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Lecture Vocabulary

It is often possible to predict some of the vocabulary that might be used in lectures. For instance, if you know the topic in advance, you can always look ahead in your reading to see the sort of words that the lecturer is likely to use. Lecturers will often make their lecture notes or powerpoint slides available in advance of the lecture, through an internet platform such as Moodle, and this also gives you the opportunity to do some vocabulary work ahead of the listening event.

However, even if some level of preparation is always possible for a lecture, there is always an element of the unexpected too. For example, there is no set pattern as to how the lecturer is required to speak. A lecturer may, for instance, give a clear, well-signposted lecture with marker phrases such as ‘In the first part of the lecture, I will…’, ‘Let’s move on now to the second part of my lecture today’. On the other hand, lecturers may choose not to use ‘neat’ turns of phrase and sentences, and the structure might thus be less predictable, and more confusing as a result.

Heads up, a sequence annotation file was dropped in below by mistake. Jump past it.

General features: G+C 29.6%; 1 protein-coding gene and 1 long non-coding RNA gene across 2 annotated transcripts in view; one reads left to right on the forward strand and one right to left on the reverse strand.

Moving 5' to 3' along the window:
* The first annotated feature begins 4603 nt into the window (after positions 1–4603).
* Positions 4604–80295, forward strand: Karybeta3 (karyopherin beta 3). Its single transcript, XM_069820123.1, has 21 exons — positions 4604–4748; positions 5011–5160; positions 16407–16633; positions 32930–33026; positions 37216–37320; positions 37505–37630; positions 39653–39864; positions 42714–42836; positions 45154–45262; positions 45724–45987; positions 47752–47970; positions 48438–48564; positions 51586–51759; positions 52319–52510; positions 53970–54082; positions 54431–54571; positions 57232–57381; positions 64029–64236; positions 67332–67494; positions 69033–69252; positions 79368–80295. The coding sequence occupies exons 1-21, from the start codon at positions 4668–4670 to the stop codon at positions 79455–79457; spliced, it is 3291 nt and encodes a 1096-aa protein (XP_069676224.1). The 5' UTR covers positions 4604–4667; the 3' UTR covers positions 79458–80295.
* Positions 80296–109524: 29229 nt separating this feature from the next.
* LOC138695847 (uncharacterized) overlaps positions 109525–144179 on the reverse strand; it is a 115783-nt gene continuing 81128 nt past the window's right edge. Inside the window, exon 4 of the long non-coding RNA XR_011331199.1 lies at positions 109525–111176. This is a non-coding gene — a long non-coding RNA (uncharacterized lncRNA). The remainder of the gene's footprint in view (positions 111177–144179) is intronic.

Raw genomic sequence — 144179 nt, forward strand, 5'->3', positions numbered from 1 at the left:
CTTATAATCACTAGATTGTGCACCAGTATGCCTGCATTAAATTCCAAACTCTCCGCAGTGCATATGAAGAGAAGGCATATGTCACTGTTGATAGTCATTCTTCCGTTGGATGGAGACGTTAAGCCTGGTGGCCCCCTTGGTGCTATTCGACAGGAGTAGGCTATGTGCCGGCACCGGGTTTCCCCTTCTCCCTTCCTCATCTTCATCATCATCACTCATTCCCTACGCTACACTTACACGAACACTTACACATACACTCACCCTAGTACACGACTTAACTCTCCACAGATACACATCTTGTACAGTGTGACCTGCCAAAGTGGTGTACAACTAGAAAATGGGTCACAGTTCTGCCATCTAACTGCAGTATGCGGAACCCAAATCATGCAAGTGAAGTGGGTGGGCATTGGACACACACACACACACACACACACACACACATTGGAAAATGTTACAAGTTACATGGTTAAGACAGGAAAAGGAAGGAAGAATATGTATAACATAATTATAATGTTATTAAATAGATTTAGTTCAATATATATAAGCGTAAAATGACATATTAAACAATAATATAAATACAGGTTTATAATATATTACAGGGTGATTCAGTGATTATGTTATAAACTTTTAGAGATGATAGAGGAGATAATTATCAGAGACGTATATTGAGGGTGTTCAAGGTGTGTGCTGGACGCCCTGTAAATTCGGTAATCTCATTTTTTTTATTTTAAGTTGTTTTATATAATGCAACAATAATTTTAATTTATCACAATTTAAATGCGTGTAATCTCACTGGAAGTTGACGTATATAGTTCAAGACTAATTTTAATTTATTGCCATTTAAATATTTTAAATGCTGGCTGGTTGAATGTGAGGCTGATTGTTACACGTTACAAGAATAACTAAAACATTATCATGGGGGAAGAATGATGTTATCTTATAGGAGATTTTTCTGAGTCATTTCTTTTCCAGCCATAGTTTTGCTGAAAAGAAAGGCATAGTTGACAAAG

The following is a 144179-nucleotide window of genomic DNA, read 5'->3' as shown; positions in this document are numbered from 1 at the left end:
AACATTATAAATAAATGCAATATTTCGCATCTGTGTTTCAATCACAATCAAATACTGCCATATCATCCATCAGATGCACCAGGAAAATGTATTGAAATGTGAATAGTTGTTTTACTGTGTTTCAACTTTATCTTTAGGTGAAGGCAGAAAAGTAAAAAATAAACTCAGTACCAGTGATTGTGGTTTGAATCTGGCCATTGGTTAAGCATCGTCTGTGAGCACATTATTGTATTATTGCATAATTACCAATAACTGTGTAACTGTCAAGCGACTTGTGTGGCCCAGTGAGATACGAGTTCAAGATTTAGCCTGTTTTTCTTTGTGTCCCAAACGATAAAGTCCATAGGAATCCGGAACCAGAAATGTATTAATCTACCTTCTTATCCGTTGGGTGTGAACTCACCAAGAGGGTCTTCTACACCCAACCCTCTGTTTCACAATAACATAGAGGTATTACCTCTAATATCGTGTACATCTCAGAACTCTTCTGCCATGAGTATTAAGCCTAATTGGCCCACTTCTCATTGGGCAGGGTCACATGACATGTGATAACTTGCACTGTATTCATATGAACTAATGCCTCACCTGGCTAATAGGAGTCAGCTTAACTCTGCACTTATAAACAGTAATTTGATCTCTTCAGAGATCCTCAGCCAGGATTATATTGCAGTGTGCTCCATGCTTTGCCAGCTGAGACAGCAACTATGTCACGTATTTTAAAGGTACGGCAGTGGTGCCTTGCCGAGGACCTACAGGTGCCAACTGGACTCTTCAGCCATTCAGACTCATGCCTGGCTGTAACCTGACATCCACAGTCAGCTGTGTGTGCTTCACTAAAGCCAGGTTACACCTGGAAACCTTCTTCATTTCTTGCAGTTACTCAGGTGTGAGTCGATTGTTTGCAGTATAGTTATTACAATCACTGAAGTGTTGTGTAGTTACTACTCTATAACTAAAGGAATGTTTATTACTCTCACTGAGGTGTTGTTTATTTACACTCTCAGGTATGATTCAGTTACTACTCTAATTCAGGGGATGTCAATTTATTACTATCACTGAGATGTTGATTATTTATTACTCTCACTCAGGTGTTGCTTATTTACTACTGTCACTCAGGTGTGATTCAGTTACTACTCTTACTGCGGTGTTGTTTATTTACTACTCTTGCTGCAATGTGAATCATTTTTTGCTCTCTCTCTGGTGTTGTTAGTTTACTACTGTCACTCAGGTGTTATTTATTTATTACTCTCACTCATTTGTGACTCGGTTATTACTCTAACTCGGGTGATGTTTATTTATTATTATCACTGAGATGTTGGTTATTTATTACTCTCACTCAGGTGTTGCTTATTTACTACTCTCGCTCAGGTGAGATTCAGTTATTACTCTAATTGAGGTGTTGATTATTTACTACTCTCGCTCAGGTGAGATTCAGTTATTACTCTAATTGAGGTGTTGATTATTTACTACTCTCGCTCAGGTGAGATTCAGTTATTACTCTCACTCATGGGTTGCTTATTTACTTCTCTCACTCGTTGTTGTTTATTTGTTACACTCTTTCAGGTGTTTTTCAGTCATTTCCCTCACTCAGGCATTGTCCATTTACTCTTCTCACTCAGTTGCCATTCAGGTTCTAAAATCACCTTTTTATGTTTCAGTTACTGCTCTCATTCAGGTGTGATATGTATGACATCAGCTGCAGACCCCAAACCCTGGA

Below are some tips and suggestions that our students have found helpful when listening to lectures.

Key advice

1. What kind of language will help to follow the lecture?

2. Example: Marker language in a lecture transcription

3. Link to a sample of the online course 'Listening to Lectures' - the full e-course is available for purchase here.

What kind of language will help me follow the lecture?

Good lectures will contain lots of signs and signals (signposting language) to help you to follow what is being said. Some of these signalling phrases are indicated in the table below.

These are only a few of the many signalling devices that can be used and the table is very simplified – there will be many other phrases that you will discover in the lectures you attend.

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